ing in Washington on Monday, and no
more talks are scheduled.

Water polo wants revenge in Big Tens

,10 By DANIELLE RUMORE
Daily Sports Writer
The men's club water polo team
(15-7) will travel to Northwestern this
weekend for the Big Ten Champion-
ships. The tournament will begin to-
morrow and will end with the cham-
pionship game Sunday.
Michigan enters the championship
with revenge in mind. The Wolver-
ines were Big Ten champions in 1991
*and 1992, but had to settle for third
place last year after a semifinal loss to
Michigan State.
"We are definitely looking for-
ward to playing them again," eight-
year Michigan coach Scott Russell
said. "It will be like a grudge match."
The Wolverines had hopes of beat-

ing Michigan State from the begin-
ning of the 1994 season. However,
the Spartans traveled to Ann Arbor
and captured a win over the Wolver-
ines in their home pool .
"We were really down at the be-
ginning of the season," senior driver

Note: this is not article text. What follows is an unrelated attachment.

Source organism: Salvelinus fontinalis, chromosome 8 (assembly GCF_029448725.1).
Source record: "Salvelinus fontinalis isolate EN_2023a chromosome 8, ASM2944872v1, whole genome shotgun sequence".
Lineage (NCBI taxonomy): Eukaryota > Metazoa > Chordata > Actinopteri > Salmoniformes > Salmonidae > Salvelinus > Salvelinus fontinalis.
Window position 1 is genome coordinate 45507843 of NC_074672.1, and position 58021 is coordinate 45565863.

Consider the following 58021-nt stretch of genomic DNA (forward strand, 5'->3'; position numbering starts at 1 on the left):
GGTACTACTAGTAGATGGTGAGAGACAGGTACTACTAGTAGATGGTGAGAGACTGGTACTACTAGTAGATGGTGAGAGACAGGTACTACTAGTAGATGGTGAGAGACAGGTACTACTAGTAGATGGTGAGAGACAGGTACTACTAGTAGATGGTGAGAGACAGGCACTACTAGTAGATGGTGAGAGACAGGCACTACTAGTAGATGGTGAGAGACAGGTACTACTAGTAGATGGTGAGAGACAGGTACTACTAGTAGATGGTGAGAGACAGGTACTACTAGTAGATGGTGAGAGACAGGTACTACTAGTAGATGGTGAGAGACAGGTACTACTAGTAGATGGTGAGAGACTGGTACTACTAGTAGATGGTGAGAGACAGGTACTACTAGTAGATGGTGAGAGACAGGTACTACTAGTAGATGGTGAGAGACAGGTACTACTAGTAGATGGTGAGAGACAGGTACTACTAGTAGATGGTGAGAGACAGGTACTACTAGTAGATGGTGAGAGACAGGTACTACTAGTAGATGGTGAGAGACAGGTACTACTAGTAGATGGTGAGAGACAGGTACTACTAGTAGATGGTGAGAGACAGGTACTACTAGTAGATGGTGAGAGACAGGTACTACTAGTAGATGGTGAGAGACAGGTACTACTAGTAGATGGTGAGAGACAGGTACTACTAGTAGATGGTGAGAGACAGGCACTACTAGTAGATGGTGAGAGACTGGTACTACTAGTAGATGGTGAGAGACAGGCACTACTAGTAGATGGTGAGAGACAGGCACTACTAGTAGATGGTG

Mark Lefkow said. "We were up
10-5 in that game and they went on
to win 11-10 in the fourth quarter.
We are definitely looking for re-
venge."
Though Michigan has beaten the
Spartans three times since the loss,
the team is concerned with a victory
over its arch-rival where it matters -
in the Big Ten Championships.
The Wolverines are led by sopho-
more hole set (center) Louis Lambert

along with sophomore driver Jason
Cunningham, first-year grad student
and driver Brian Constanza, Lefkow
and senior goalie Michael Roeder.
Michigan attributes much of its
success to Roeder, who is the starting
goaltender for the second straight year.
"He is the backbone of our team,"
Russell said. "We win a lot of our
games with defense - he's the key."
The top-seeded Wolverines will
battle Wisconsin tomorrow, then face
Ohio State and Illinois Saturday.
Michigan hopes for three straight vic-
tories and a spot in the championship
match Sunday.
"If we win all the games, we'll be
onto the finals." Lefkow said.
Maybe it will be an instate final.

.Warriors swap Owens for Miami's Seikaly

Oh

OAKLAND, Calif. (AP) - The
Golden State Warriors acquired center
Rony Seikaly from the Miami Heatfor
forward Billy Owens and one other
player in a trade Wednesday,just two

we simply could not pass on the op-
portunity to acquire an established
center like Rony Seikaly," Nelson
said.
As a rookie, Owens was dealt to the

'We simply could not
pass on the
opportunity to acquire
- -& . ..wM1:eĀ±Nes1 w -e